Following a report by the Care Quality Commission (CQC) which highlighted failings in the quality of UK care for dementia patients and people using mental health services, there has been a call for improved care training from dementia and age charities.
The CQC Care Update primarily criticised services for people with independent learning disabilities, mental health issues and dementia. The CQC’s chief executive David Behan said:
“The majority of services are delivering good quality care; however care providers must do more to make sure that care is based on people’s individual needs. This care update draws attention to two areas where this is not happening.”
Following this report, the heads of charities such as Dementia UK and Independent Age have called for more to be done to improve the quality of care for dementia patients in this country. Links have been made between unnecessary admissions into hospital for people with dementia and a lack of care training amongst community teams and care home staff. Some care workers are also finding it a challenge to communicate with someone with dementia who is in pain or has another illness about their symptoms.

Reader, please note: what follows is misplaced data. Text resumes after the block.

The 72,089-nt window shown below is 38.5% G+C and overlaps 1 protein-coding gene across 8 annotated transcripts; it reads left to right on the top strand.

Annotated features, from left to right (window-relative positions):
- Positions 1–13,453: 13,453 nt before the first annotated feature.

Janet Morrison from Independent Age said:
“We consider it shocking that people living with dementia are being admitted to hospital for conditions that should be picked up, treated and even prevented in the first place by better care in the care home.”